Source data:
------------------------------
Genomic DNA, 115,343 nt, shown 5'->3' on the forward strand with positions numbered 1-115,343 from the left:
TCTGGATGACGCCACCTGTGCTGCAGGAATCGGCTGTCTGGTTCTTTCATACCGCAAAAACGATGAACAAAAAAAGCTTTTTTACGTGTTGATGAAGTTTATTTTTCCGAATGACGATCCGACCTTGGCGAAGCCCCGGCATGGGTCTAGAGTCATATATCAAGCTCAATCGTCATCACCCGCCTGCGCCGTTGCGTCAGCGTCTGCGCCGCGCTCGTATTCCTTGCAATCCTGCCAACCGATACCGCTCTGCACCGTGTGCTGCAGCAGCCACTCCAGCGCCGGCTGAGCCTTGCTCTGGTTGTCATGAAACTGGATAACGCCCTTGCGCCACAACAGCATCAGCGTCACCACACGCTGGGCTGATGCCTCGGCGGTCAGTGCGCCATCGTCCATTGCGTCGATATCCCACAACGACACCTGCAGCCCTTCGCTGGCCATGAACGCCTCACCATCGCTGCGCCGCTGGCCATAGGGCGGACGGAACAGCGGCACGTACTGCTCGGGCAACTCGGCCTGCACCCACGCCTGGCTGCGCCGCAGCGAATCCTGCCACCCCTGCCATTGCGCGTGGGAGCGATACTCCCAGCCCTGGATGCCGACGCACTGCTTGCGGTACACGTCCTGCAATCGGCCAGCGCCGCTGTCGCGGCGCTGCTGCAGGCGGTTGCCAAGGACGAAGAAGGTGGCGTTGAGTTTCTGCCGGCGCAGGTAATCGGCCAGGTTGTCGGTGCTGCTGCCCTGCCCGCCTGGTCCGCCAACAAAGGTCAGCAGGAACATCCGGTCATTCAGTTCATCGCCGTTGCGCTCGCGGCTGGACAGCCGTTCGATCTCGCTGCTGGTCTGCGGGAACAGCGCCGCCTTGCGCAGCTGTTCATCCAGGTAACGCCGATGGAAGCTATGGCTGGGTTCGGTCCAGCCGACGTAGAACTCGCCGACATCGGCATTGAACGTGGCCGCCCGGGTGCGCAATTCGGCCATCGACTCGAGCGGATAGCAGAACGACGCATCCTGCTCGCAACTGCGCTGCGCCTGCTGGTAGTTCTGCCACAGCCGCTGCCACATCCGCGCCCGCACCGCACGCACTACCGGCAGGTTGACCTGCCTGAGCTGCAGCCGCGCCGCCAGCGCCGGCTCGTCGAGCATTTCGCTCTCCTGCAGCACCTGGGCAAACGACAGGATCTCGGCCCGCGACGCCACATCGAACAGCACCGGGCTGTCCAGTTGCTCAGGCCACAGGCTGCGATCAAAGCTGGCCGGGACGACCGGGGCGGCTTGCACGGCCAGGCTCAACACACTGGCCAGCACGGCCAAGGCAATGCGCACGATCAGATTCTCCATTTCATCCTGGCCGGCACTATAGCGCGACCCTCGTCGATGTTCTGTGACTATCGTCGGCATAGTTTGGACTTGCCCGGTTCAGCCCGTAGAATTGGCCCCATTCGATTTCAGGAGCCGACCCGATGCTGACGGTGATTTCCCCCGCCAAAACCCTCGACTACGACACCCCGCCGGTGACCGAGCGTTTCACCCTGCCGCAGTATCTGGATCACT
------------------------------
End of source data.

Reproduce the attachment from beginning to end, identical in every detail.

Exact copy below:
Genomic DNA, 115,343 nt, shown 5'->3' on the forward strand with positions numbered 1-115,343 from the left:
TCTGGATGACGCCACCTGTGCTGCAGGAATCGGCTGTCTGGTTCTTTCATACCGCAAAAACGATGAACAAAAAAAGCTTTTTTACGTGTTGATGAAGTTTATTTTTCCGAATGACGATCCGACCTTGGCGAAGCCCCGGCATGGGTCTAGAGTCATATATCAAGCTCAATCGTCATCACCCGCCTGCGCCGTTGCGTCAGCGTCTGCGCCGCGCTCGTATTCCTTGCAATCCTGCCAACCGATACCGCTCTGCACCGTGTGCTGCAGCAGCCACTCCAGCGCCGGCTGAGCCTTGCTCTGGTTGTCATGAAACTGGATAACGCCCTTGCGCCACAACAGCATCAGCGTCACCACACGCTGGGCTGATGCCTCGGCGGTCAGTGCGCCATCGTCCATTGCGTCGATATCCCACAACGACACCTGCAGCCCTTCGCTGGCCATGAACGCCTCACCATCGCTGCGCCGCTGGCCATAGGGCGGACGGAACAGCGGCACGTACTGCTCGGGCAACTCGGCCTGCACCCACGCCTGGCTGCGCCGCAGCGAATCCTGCCACCCCTGCCATTGCGCGTGGGAGCGATACTCCCAGCCCTGGATGCCGACGCACTGCTTGCGGTACACGTCCTGCAATCGGCCAGCGCCGCTGTCGCGGCGCTGCTGCAGGCGGTTGCCAAGGACGAAGAAGGTGGCGTTGAGTTTCTGCCGGCGCAGGTAATCGGCCAGGTTGTCGGTGCTGCTGCCCTGCCCGCCTGGTCCGCCAACAAAGGTCAGCAGGAACATCCGGTCATTCAGTTCATCGCCGTTGCGCTCGCGGCTGGACAGCCGTTCGATCTCGCTGCTGGTCTGCGGGAACAGCGCCGCCTTGCGCAGCTGTTCATCCAGGTAACGCCGATGGAAGCTATGGCTGGGTTCGGTCCAGCCGACGTAGAACTCGCCGACATCGGCATTGAACGTGGCCGCCCGGGTGCGCAATTCGGCCATCGACTCGAGCGGATAGCAGAACGACGCATCCTGCTCGCAACTGCGCTGCGCCTGCTGGTAGTTCTGCCACAGCCGCTGCCACATCCGCGCCCGCACCGCACGCACTACCGGCAGGTTGACCTGCCTGAGCTGCAGCCGCGCCGCCAGCGCCGGCTCGTCGAGCATTTCGCTCTCCTGCAGCACCTGGGCAAACGACAGGATCTCGGCCCGCGACGCCACATCGAACAGCACCGGGCTGTCCAGTTGCTCAGGCCACAGGCTGCGATCAAAGCTGGCCGGGACGACCGGGGCGGCTTGCACGGCCAGGCTCAACACACTGGCCAGCACGGCCAAGGCAATGCGCACGATCAGATTCTCCATTTCATCCTGGCCGGCACTATAGCGCGACCCTCGTCGATGTTCTGTGACTATCGTCGGCATAGTTTGGACTTGCCCGGTTCAGCCCGTAGAATTGGCCCCATTCGATTTCAGGAGCCGACCCGATGCTGACGGTGATTTCCCCCGCCAAAACCCTCGACTACGACACCCCGCCGGTGACCGAGCGTTTCACCCTGCCGCAGTATCTGGATCACT